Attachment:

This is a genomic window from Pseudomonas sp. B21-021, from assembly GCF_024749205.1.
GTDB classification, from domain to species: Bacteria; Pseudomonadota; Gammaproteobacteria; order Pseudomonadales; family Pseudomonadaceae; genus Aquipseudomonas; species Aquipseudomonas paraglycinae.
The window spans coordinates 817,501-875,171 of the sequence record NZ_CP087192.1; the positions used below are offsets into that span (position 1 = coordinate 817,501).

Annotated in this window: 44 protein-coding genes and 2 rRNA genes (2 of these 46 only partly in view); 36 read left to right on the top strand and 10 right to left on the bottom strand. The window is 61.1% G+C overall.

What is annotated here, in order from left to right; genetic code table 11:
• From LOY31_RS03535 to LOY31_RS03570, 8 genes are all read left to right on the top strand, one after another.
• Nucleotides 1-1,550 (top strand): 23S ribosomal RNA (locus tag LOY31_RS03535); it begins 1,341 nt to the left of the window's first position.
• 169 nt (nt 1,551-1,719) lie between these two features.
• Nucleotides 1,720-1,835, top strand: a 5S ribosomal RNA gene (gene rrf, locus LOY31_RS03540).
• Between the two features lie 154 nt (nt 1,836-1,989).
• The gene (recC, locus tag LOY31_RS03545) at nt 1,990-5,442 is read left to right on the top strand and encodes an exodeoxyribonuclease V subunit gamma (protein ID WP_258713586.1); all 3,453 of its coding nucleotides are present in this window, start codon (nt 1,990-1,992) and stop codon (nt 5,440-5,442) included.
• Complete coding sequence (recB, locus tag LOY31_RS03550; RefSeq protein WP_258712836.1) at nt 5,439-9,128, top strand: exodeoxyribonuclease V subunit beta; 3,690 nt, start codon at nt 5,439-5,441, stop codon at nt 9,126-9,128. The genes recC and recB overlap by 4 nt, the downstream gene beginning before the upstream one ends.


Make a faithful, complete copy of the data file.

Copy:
This is a genomic window from Pseudomonas sp. B21-021, from assembly GCF_024749205.1.
GTDB classification, from domain to species: Bacteria; Pseudomonadota; Gammaproteobacteria; order Pseudomonadales; family Pseudomonadaceae; genus Aquipseudomonas; species Aquipseudomonas paraglycinae.
The window spans coordinates 817,501-875,171 of the sequence record NZ_CP087192.1; the positions used below are offsets into that span (position 1 = coordinate 817,501).

Annotated in this window: 44 protein-coding genes and 2 rRNA genes (2 of these 46 only partly in view); 36 read left to right on the top strand and 10 right to left on the bottom strand. The window is 61.1% G+C overall.

What is annotated here, in order from left to right; genetic code table 11:
• From LOY31_RS03535 to LOY31_RS03570, 8 genes are all read left to right on the top strand, one after another.
• Nucleotides 1-1,550 (top strand): 23S ribosomal RNA (locus tag LOY31_RS03535); it begins 1,341 nt to the left of the window's first position.
• 169 nt (nt 1,551-1,719) lie between these two features.
• Nucleotides 1,720-1,835, top strand: a 5S ribosomal RNA gene (gene rrf, locus LOY31_RS03540).
• Between the two features lie 154 nt (nt 1,836-1,989).
• The gene (recC, locus tag LOY31_RS03545) at nt 1,990-5,442 is read left to right on the top strand and encodes an exodeoxyribonuclease V subunit gamma (protein ID WP_258713586.1); all 3,453 of its coding nucleotides are present in this window, start codon (nt 1,990-1,992) and stop codon (nt 5,440-5,442) included.
• Complete coding sequence (recB, locus tag LOY31_RS03550; RefSeq protein WP_258712836.1) at nt 5,439-9,128, top strand: exodeoxyribonuclease V subunit beta; 3,690 nt, start codon at nt 5,439-5,441, stop codon at nt 9,126-9,128. The genes recC and recB overlap by 4 nt, the downstream gene beginning before the upstream one ends.